Islamic finance involves the application of Shari’ah principles to financial activity. The Kingdom of Saudi Arabia derives its laws from the Holy Book, the Quran, and the Sunnah, which is a collection of statements made by the Prophet Mohammed (PBUH). In practice, judges normally refer to archaic statements of established scholars of Islamic theology (commonly known as Shari’ah) to ascertain and apply the true intentions of the sacred texts. Shari’ah principles can impact financing structures in a number of ways; the most widely known issue is the prohibition on interest, but other principles, such as the non-permissibility of both speculation and uncertainty, can impact a wide range of areas, such as the enforceability of warranties and indemnities, recoverable damages, and events of default. Shari’ah and other Saudi law issues, such as the possibility of applying foreign governing laws and international arbitration, will apply equally to conventional financing structures adopted in Saudi Arabia.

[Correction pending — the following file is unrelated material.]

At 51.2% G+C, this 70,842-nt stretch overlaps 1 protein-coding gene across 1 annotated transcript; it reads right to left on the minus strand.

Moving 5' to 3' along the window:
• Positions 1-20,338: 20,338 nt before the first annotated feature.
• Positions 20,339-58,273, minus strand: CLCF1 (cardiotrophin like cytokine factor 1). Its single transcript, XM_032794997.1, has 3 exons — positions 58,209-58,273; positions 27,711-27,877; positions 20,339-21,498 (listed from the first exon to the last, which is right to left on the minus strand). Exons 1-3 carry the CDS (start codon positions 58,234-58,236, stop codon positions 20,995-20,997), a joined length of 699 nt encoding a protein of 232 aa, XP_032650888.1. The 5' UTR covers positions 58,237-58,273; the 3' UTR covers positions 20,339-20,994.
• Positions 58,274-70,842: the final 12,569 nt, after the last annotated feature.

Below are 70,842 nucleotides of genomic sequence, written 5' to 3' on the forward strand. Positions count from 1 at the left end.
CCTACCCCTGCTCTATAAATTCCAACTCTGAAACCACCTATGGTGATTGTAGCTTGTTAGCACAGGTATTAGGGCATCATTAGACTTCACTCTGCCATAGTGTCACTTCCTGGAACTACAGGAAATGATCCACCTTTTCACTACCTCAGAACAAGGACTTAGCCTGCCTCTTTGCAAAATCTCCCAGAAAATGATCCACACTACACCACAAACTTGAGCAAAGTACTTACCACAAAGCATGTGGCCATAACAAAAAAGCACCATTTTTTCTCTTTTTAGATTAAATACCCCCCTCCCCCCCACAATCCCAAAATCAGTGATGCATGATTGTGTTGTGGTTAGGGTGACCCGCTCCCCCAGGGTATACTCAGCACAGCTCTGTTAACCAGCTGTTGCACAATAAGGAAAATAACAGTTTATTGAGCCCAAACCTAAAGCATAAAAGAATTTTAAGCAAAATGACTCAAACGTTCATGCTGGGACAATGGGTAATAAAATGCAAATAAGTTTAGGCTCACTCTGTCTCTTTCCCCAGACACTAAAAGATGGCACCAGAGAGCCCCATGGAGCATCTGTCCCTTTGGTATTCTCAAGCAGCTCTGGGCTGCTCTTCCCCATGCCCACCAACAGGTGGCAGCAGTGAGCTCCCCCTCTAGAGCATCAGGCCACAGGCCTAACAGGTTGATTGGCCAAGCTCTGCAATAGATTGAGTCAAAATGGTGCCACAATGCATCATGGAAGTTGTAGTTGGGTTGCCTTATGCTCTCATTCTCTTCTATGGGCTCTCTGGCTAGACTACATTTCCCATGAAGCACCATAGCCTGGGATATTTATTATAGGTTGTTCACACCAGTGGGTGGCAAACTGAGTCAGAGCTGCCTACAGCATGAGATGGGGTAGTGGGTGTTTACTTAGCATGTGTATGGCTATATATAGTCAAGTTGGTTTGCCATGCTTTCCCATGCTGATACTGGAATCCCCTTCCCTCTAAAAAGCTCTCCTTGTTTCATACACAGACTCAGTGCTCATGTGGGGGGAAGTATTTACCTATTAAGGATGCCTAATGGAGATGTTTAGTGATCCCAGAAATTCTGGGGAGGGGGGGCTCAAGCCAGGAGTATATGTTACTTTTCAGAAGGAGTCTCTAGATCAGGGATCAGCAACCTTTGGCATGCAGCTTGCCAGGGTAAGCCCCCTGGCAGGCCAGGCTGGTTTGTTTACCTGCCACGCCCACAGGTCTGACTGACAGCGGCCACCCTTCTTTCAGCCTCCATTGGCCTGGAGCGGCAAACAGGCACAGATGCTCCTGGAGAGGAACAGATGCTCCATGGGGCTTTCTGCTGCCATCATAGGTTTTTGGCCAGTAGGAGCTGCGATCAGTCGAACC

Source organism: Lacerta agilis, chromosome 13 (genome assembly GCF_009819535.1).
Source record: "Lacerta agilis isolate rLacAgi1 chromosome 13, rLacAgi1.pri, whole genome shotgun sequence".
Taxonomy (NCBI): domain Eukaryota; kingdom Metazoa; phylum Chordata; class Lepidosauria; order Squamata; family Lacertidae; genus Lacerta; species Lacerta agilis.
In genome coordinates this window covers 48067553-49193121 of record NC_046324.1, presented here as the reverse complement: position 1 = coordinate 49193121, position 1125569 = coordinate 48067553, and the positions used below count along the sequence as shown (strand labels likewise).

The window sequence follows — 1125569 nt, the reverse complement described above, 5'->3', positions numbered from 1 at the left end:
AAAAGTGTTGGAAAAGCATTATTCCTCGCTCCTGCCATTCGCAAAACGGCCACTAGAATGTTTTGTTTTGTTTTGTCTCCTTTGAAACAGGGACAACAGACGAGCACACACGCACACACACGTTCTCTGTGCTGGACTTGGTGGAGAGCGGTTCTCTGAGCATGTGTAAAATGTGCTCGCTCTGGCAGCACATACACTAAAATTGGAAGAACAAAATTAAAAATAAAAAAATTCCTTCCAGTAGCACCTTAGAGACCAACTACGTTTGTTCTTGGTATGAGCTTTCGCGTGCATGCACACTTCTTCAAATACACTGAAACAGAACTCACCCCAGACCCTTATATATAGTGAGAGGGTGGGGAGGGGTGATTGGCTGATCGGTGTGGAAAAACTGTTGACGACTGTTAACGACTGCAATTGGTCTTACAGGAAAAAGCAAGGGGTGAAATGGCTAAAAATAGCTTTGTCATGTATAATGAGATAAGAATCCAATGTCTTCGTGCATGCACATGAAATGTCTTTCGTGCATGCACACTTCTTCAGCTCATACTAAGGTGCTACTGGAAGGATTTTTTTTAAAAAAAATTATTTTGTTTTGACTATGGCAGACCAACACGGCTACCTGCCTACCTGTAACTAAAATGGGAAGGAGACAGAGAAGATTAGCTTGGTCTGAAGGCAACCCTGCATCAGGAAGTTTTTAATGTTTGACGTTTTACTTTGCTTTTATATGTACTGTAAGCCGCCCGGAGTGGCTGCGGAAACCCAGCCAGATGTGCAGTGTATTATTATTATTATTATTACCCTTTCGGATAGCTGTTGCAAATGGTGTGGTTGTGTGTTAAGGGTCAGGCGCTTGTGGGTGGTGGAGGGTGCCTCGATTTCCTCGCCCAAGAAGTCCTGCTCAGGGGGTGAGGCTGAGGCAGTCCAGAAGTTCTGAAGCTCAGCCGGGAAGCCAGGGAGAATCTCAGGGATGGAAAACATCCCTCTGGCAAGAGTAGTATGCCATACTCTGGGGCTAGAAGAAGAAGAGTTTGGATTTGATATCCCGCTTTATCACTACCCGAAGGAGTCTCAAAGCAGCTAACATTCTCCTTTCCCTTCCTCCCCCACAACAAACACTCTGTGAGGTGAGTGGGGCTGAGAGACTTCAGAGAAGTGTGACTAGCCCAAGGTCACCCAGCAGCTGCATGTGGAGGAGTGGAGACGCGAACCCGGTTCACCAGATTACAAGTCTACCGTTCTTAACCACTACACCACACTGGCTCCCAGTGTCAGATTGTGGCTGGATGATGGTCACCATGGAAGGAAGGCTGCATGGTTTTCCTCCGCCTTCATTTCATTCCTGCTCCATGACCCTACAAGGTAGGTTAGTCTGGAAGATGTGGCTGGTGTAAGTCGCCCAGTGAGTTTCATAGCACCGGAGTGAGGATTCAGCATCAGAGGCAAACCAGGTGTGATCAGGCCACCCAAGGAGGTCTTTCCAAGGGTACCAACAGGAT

Working with Linklaters’ specialist Islamic Finance team, Z&Co. has worked extensively on such structures in both the banking and capital markets spaces. Examples of our recent experience include:
The dealers on a proposed USD $3 billion trust certificate issuance programme sukuk adopting a Wakala (agency) structure.